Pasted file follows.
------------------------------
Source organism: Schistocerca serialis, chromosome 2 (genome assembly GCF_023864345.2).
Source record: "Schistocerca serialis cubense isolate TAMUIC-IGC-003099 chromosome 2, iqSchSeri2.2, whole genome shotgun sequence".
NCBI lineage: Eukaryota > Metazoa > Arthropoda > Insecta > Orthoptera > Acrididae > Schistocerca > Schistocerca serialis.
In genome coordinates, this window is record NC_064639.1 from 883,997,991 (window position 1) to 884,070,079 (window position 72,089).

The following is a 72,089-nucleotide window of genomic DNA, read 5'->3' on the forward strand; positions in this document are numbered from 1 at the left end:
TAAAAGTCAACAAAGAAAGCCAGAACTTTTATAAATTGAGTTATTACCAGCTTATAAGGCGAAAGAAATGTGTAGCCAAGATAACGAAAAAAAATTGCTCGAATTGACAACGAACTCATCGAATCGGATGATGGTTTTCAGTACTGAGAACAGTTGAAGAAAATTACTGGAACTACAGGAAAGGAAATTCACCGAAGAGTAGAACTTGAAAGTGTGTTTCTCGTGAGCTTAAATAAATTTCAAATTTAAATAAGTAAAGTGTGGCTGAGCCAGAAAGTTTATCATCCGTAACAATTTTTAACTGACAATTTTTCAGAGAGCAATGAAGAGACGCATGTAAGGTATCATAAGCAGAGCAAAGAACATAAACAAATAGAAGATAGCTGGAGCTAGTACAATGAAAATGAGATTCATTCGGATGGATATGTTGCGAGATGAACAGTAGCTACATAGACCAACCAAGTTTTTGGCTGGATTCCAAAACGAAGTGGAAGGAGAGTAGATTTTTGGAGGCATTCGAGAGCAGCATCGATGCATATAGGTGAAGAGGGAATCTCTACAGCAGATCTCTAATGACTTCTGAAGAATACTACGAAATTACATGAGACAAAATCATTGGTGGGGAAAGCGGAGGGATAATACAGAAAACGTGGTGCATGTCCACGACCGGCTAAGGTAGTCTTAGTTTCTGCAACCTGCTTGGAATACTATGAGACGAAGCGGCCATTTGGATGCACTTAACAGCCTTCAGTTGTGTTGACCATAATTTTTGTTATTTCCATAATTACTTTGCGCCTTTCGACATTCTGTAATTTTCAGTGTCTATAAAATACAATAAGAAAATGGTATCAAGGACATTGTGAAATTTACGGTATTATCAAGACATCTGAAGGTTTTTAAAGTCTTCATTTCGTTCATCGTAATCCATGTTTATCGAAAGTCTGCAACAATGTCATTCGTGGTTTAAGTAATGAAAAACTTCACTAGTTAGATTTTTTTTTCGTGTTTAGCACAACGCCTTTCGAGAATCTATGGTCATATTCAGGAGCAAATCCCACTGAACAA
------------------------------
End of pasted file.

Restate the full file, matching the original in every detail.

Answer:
Source organism: Schistocerca serialis, chromosome 2 (genome assembly GCF_023864345.2).
Source record: "Schistocerca serialis cubense isolate TAMUIC-IGC-003099 chromosome 2, iqSchSeri2.2, whole genome shotgun sequence".
NCBI lineage: Eukaryota > Metazoa > Arthropoda > Insecta > Orthoptera > Acrididae > Schistocerca > Schistocerca serialis.
In genome coordinates, this window is record NC_064639.1 from 883,997,991 (window position 1) to 884,070,079 (window position 72,089).

The following is a 72,089-nucleotide window of genomic DNA, read 5'->3' on the forward strand; positions in this document are numbered from 1 at the left end:
TAAAAGTCAACAAAGAAAGCCAGAACTTTTATAAATTGAGTTATTACCAGCTTATAAGGCGAAAGAAATGTGTAGCCAAGATAACGAAAAAAAATTGCTCGAATTGACAACGAACTCATCGAATCGGATGATGGTTTTCAGTACTGAGAACAGTTGAAGAAAATTACTGGAACTACAGGAAAGGAAATTCACCGAAGAGTAGAACTTGAAAGTGTGTTTCTCGTGAGCTTAAATAAATTTCAAATTTAAATAAGTAAAGTGTGGCTGAGCCAGAAAGTTTATCATCCGTAACAATTTTTAACTGACAATTTTTCAGAGAGCAATGAAGAGACGCATGTAAGGTATCATAAGCAGAGCAAAGAACATAAACAAATAGAAGATAGCTGGAGCTAGTACAATGAAAATGAGATTCATTCGGATGGATATGTTGCGAGATGAACAGTAGCTACATAGACCAACCAAGTTTTTGGCTGGATTCCAAAACGAAGTGGAAGGAGAGTAGATTTTTGGAGGCATTCGAGAGCAGCATCGATGCATATAGGTGAAGAGGGAATCTCTACAGCAGATCTCTAATGACTTCTGAAGAATACTACGAAATTACATGAGACAAAATCATTGGTGGGGAAAGCGGAGGGATAATACAGAAAACGTGGTGCATGTCCACGACCGGCTAAGGTAGTCTTAGTTTCTGCAACCTGCTTGGAATACTATGAGACGAAGCGGCCATTTGGATGCACTTAACAGCCTTCAGTTGTGTTGACCATAATTTTTGTTATTTCCATAATTACTTTGCGCCTTTCGACATTCTGTAATTTTCAGTGTCTATAAAATACAATAAGAAAATGGTATCAAGGACATTGTGAAATTTACGGTATTATCAAGACATCTGAAGGTTTTTAAAGTCTTCATTTCGTTCATCGTAATCCATGTTTATCGAAAGTCTGCAACAATGTCATTCGTGGTTTAAGTAATGAAAAACTTCACTAGTTAGATTTTTTTTTCGTGTTTAGCACAACGCCTTTCGAGAATCTATGGTCATATTCAGGAGCAAATCCCACTGAACAA